Feature article

Tropical cyclone guidance for the 2006–07 season

Weak to moderate El Niño conditions are likely to increase the chances of tropical cyclone activity for several tropical South Pacific countries over coming months.

Figure 1. Tropical Cylone intensity in the South West Pacific

For the coming tropical cyclone season, from November 2006 – May 2007, we are likely to see above average numbers of tropical cyclones in several parts of the South Pacific near and east of the Date Line. Countries with increased risk over this period include Fiji, Wallis and Futuna, Tonga, Niue, and the southern Cook Islands. Islands west of the Date Line are still likely to experience tropical cyclones, with a normal rate of occurrence.

Tropical sea surface temperatures, which play an important role in the development of tropical cyclones, are presently above average along the equator across the entire Pacific Basin. Climate forecasting organisations in the Pacific are in general agreement that we are seeing the development of a weak to moderate El Niño, although the situation is still evolving. This brings above normal risk of tropical cyclones near and east of the Date Line. There is a good chance that the first tropical cyclone of the coming season in the South Pacific region may occur before the end of November, about a month earlier than is normal in either a neutral or La Niña seasons. About ten tropical cyclones on average can be expected over the entire Southwest Pacific region during a weak El Niño season.

In the Southwest Pacific, tropical cyclones usually develop in the wet season, from November through April, but occasionally occur in May. Peak cyclone occurrence is usually from January to March. In seasons similar to the present, several tropical cyclones usually occur in the region between Vanuatu and Niue with some affecting other areas. About half of the tropical cyclones that develop reach hurricane force with mean wind speeds at least 64 knots (118 km/h).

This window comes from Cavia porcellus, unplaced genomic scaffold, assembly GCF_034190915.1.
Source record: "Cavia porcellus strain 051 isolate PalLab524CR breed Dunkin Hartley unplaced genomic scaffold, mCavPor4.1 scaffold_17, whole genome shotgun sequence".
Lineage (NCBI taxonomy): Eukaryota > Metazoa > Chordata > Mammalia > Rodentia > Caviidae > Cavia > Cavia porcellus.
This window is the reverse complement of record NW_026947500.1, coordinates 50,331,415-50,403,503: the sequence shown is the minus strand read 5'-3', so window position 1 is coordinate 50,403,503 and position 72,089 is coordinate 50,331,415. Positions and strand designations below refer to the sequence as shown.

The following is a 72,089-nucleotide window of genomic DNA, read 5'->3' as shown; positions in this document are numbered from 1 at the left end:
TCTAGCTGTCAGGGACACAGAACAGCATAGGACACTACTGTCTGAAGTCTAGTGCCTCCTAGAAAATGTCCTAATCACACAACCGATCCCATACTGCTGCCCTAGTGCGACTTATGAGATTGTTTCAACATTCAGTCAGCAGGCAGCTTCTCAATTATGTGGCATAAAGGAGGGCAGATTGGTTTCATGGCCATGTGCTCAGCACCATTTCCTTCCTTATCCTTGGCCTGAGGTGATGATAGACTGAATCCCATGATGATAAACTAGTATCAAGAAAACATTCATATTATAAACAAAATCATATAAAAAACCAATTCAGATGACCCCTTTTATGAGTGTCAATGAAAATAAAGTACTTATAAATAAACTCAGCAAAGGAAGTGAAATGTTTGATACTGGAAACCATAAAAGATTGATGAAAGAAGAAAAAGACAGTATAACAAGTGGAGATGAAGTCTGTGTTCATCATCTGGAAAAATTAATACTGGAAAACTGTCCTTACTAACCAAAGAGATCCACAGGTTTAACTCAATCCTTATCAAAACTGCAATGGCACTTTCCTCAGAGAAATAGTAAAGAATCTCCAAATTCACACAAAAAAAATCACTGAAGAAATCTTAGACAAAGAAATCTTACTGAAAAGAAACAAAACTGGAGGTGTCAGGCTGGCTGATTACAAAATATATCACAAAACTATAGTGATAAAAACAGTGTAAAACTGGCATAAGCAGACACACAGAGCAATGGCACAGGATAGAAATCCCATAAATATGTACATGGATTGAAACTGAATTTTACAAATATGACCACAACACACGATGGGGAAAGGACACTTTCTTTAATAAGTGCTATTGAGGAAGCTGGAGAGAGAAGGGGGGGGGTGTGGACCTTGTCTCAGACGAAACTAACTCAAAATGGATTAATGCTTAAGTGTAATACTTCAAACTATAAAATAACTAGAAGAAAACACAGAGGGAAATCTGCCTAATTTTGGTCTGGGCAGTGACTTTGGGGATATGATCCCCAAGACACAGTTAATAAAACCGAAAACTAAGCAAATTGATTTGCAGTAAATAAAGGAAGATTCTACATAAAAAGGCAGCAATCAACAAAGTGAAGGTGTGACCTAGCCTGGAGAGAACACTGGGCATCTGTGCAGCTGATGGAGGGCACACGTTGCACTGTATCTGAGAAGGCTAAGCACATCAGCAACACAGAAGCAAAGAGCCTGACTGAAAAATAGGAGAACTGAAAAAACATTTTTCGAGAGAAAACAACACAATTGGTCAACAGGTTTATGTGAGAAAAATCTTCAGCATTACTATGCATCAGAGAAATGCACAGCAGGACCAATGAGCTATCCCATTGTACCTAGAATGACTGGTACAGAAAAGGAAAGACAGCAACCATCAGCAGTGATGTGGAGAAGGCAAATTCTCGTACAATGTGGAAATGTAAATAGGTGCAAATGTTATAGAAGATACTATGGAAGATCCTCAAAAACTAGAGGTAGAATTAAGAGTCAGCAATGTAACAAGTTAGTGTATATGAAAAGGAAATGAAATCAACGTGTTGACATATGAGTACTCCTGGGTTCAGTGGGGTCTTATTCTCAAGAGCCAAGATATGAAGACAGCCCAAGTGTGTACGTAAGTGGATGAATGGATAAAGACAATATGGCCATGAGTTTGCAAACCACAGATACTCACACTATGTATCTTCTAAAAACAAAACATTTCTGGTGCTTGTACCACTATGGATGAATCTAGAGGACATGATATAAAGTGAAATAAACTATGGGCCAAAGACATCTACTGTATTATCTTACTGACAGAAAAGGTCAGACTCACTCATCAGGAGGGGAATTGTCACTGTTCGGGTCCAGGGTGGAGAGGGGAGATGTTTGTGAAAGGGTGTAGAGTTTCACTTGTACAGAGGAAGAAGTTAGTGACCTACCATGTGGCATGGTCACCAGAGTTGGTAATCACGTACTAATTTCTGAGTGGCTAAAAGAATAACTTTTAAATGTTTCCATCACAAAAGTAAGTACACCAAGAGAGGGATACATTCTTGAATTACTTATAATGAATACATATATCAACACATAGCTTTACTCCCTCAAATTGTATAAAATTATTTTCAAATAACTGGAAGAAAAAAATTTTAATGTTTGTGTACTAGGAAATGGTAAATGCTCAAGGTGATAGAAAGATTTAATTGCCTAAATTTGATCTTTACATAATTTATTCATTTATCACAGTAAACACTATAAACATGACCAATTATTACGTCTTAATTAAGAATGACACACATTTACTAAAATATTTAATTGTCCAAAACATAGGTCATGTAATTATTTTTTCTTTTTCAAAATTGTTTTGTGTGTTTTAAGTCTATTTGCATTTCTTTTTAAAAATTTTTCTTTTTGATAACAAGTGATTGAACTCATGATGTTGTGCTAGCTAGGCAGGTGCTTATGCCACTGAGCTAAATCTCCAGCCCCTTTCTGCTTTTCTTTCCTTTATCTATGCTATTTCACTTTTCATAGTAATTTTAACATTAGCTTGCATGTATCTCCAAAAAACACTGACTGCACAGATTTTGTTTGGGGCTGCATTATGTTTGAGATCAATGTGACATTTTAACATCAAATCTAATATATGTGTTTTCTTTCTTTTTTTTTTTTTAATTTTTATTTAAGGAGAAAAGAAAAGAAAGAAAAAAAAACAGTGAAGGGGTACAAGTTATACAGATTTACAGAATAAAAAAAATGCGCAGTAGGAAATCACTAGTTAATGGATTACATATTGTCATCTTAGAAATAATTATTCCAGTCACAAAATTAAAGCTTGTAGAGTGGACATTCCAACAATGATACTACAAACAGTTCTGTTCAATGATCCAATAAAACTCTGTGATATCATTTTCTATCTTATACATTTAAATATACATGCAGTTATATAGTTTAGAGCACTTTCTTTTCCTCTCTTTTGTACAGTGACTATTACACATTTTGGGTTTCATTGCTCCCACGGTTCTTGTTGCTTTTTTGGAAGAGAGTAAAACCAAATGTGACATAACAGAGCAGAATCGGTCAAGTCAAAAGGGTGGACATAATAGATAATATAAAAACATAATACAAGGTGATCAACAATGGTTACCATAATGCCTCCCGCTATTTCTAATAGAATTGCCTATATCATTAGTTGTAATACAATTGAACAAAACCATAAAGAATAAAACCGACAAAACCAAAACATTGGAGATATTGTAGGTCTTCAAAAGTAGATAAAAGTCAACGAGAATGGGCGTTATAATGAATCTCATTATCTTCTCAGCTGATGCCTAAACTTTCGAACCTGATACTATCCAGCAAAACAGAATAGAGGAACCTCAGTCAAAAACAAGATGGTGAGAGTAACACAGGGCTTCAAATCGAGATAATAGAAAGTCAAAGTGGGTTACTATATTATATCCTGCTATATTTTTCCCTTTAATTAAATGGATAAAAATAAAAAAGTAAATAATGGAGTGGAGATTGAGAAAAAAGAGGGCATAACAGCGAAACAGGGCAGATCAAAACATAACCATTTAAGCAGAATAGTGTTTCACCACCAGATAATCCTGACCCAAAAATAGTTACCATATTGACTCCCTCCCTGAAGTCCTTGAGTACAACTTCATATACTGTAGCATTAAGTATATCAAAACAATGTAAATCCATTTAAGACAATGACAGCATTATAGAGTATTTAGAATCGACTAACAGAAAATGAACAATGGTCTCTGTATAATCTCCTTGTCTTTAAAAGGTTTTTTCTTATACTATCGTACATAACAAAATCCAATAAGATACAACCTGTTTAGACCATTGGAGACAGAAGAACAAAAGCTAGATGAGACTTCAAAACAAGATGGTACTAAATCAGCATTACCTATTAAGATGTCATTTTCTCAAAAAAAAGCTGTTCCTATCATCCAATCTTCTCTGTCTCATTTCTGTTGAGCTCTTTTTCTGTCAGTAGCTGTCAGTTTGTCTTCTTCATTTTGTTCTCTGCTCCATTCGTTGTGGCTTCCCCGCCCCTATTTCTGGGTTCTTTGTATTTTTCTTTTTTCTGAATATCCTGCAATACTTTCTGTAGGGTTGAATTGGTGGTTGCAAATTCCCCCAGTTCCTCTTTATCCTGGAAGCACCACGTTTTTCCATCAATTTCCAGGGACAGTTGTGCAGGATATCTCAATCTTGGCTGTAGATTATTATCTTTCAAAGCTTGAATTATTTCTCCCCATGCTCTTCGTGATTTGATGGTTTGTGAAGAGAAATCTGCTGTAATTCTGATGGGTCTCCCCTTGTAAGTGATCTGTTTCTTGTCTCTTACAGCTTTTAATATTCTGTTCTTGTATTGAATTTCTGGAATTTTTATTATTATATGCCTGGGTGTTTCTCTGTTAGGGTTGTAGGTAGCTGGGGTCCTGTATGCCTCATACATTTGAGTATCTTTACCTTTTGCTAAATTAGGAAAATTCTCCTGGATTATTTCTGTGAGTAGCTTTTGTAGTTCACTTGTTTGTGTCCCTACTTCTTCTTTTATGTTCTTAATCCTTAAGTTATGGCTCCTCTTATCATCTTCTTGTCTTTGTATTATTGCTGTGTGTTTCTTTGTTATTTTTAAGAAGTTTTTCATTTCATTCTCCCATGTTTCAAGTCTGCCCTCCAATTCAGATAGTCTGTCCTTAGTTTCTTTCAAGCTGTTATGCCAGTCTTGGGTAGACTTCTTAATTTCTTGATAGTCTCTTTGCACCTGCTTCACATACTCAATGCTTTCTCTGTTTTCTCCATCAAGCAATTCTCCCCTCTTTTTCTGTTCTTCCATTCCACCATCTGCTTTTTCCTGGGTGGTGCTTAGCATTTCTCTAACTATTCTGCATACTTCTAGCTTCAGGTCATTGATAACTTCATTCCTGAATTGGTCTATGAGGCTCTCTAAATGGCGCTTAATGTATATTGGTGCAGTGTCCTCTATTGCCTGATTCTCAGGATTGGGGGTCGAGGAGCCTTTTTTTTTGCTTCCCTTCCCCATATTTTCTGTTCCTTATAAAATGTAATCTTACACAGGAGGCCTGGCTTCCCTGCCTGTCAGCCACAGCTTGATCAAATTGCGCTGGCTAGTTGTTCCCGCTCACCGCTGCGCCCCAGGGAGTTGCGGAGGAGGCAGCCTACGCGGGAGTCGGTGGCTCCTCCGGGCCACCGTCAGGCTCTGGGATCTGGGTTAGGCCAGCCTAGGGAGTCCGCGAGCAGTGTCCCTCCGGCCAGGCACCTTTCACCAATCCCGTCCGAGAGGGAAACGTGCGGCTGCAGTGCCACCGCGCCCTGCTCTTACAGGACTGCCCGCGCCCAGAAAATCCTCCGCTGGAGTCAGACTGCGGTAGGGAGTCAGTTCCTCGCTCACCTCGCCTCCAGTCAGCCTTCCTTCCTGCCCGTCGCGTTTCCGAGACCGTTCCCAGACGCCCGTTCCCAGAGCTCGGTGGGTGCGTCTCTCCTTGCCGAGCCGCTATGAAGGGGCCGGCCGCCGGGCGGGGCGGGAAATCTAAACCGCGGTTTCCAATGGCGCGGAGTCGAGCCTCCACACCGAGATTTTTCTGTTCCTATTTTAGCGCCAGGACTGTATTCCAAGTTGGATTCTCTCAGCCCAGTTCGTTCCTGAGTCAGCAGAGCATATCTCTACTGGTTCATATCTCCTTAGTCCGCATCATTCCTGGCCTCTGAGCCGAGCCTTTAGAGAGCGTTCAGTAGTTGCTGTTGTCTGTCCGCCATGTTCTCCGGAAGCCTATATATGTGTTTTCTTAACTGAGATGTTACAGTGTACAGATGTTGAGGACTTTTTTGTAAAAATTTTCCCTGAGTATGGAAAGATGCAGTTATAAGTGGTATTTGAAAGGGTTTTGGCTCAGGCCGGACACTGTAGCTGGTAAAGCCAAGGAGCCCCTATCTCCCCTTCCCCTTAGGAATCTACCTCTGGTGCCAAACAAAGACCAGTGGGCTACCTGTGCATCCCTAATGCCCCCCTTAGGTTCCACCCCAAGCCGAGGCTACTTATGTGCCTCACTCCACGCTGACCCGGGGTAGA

Southwest Pacific tropical cyclones are grouped into classes ranging from 1 to 5, with 5 being the strongest. On average four per season reach at least class 4 with mean wind speeds of at least 64 knots or 118 km/h, while two usually reach class 5 with mean speeds in excess of 90 knots or 167 km/h. Last season (2005/06) in the South Pacific, Cyclones Larry and Monica were particularly severe, both reaching class 5 in strength. These were especially destructive to coastal and some populated environments in Queensland and the Northern Territory of Australia. Three class 4 tropical cyclones occurred further east, but these missed populated areas.

Country Average over
all years
Average over
Weak ENSO years
Fiji 2.3 2.4 - 2.8 Increased risk
Tonga 2.0 2.3 - 2.7 Increased risk
Niue 1.8 2.2 - 2.6 Increased risk
Wallis and Futuna 1.8 2.1 - 2.6 Increased risk
Southern Cook Islands 1.6 1.8 - 2.2 Increased risk
Samoa 1.5 1.5 - 1.9 Average - increased risk
Tuvalu 1.1 1.1 - 1.5 Average - increased risk
Solomon Islands 1.4 1.2 - 1.6 Average risk
Northern New Zealand 0.9 0.7 - 0.9 Average risk
Northern Cook Islands 0.8 0.7 - 0.9 Average risk
Austral Islands 0.8 0.8 - 1.0 Average risk
Society Islands 0.8 0.6 - 0.8 Average risk
Tokelau 0.8 0.6 - 0.8 Average risk
Papua New Guinea 0.6 0.4 - 0.6 Average risk
Tuamotu Islands 0.4 0.1 - 0.2 Average risk
Pitcairn Island 0.3 0.1 - 0.2 Average risk
Vanuatu 3.0 2.0 - 2.6 Variable risk - uncertain
New Caledonia 2.7 1.8 - 2.4 Variable risk - uncertain
Marquesas Islands 0.1 0.0 - 0.1 Cyclones unlikely
Western Kiribati 0.0 0.0 Cyclones unlikely
Eastern Kiribati 0.0 0.0 Cyclones unlikely

For further information:
Contact your local Meteorological Service